Third, I think that services like Chat GPT will eventually work best as a way to augment what we know. Often, when I am doing research, there might be things that I need to refresh my memory on or facts that I need to look up. I feel Chat GPT could simplify this process greatly. In fact, I see students using ChatGPT like this in class all the time. If it is treated as another resource rather than as the definitive source of information, that is when I think it will work best. By positioning ourselves to use ChatGPT in a thoughtful way, we may find useful support in our everyday tasks, like writing emails, digesting news, and the like. As these services improve their capabilities, it may be dangerous to get left behind without ever having tried them at all, probably in ways that we cannot imagine at the moment. As an educator, I hope I can prepare my students for a changing world.



To conclude, I don’t think that banning chat GPT outright can ever really solve the core problems behind cheating. Even in academic circles, you can pay someone to write an original essay for you. Why you would want a degree on the basis of this kind of fraud is confusing, because you won’t be able to do the work that your degree was supposed to prepare you for. But this also speaks to the need for educators to be responsive to the needs of today’s students. If people don’t feel prepared for the chaos of the real world and changes that technology presents to us, then perhaps we need to rethink how best to make education useful to future generations of students. Only if we can demonstrate that there is a real payoff will people bother to go through the trouble because, let’s face it, most people still see school as an obstacle to learning things that are actually interesting and useful.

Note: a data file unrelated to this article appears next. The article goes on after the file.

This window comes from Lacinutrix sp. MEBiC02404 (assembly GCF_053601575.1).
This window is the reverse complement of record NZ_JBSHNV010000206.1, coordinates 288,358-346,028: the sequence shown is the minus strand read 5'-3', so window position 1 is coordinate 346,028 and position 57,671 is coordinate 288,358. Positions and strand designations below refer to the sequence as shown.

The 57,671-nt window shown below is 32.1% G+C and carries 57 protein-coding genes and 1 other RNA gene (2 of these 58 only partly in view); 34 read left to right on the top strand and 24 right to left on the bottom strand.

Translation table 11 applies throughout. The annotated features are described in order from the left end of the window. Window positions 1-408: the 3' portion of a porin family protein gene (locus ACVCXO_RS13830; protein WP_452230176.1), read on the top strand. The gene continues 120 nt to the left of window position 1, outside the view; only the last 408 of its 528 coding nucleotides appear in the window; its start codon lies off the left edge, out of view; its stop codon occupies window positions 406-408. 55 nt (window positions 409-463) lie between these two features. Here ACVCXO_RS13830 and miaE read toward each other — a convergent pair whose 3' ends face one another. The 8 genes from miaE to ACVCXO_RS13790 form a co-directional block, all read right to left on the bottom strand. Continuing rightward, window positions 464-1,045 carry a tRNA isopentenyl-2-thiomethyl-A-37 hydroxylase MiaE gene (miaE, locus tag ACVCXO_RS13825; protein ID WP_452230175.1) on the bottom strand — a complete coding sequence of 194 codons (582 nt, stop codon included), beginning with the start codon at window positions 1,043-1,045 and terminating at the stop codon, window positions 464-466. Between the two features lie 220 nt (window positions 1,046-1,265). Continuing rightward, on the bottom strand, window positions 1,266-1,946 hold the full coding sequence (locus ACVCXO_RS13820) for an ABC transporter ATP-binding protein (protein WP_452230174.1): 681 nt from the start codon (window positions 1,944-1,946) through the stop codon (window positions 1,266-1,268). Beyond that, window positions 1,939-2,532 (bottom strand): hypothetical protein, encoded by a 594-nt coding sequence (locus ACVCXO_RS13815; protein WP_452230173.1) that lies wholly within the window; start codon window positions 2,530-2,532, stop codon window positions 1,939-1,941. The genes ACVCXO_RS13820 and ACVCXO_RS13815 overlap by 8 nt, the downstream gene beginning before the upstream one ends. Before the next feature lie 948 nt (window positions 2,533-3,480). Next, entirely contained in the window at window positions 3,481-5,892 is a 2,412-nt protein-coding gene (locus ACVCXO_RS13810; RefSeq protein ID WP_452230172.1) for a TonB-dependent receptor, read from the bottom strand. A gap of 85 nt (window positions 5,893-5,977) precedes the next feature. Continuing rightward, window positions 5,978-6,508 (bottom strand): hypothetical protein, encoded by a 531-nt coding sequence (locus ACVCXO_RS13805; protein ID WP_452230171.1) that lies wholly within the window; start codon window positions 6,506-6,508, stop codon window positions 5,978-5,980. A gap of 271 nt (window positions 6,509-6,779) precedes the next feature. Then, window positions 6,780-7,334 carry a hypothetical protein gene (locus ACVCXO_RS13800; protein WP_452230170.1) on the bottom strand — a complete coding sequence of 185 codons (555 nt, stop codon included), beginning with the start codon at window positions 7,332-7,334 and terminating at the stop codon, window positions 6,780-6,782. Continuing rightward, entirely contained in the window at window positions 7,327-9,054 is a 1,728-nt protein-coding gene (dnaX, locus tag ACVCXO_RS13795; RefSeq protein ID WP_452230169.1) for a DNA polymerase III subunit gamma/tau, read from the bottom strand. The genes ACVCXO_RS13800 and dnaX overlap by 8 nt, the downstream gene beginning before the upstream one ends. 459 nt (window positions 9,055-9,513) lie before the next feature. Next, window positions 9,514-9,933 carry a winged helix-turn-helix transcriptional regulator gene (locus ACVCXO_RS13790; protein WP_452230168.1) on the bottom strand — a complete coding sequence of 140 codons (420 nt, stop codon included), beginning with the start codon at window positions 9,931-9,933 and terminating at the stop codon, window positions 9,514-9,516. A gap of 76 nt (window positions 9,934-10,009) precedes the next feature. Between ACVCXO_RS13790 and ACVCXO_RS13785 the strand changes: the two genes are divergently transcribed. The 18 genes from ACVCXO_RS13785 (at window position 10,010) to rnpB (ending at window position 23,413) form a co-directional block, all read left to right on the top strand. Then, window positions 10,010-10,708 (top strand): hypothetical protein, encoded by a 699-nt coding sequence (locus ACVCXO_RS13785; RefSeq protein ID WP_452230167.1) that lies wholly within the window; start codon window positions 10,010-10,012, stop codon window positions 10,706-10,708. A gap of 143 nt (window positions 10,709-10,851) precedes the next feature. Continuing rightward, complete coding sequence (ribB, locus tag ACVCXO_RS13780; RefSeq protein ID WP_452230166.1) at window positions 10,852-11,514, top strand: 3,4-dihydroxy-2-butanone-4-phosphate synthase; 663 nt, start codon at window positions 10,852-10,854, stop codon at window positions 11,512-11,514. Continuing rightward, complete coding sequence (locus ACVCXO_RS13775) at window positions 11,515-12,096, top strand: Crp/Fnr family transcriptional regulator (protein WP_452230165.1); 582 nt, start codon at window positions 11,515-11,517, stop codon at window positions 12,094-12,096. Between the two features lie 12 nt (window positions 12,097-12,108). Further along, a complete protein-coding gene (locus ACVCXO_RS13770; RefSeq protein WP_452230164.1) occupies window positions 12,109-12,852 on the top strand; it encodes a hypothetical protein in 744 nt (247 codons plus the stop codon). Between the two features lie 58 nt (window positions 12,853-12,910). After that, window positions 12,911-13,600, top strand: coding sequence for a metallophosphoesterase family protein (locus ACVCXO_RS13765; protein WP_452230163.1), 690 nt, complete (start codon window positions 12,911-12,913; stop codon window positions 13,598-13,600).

But what about you? Have you had a chance to ask ChatGPT your question? Time will only tell how else Chat GPT has been trained to answer specific questions and what biases it might have, beyond some of the political biases that have already been found. At the same time, we have to acknowledge the tremendous technical achievements that have gone into Chat GPT, GPT-3, and the new GPT-4. An AI model that can pass the bar and do very well on so many standardized tests is simply amazing. With Microsoft’s multi billion dollar investment in OpenAI, chat GPT’s parent company, our direct contact with AI is only going to become greater over time.



If you’d like to respond to this conversation on Chat GPT, you can email us at digethix@mindandculture.org. You can find more information about digethix at digethix.org. You can find us on facebook and twitter, @digethix, and on instagram, @digethix future. The intro and outro song dreams was composed by Benjamin Tissot. I hope you’ll join this important conversation on digital ethics and AI.



This is Seth, signing off.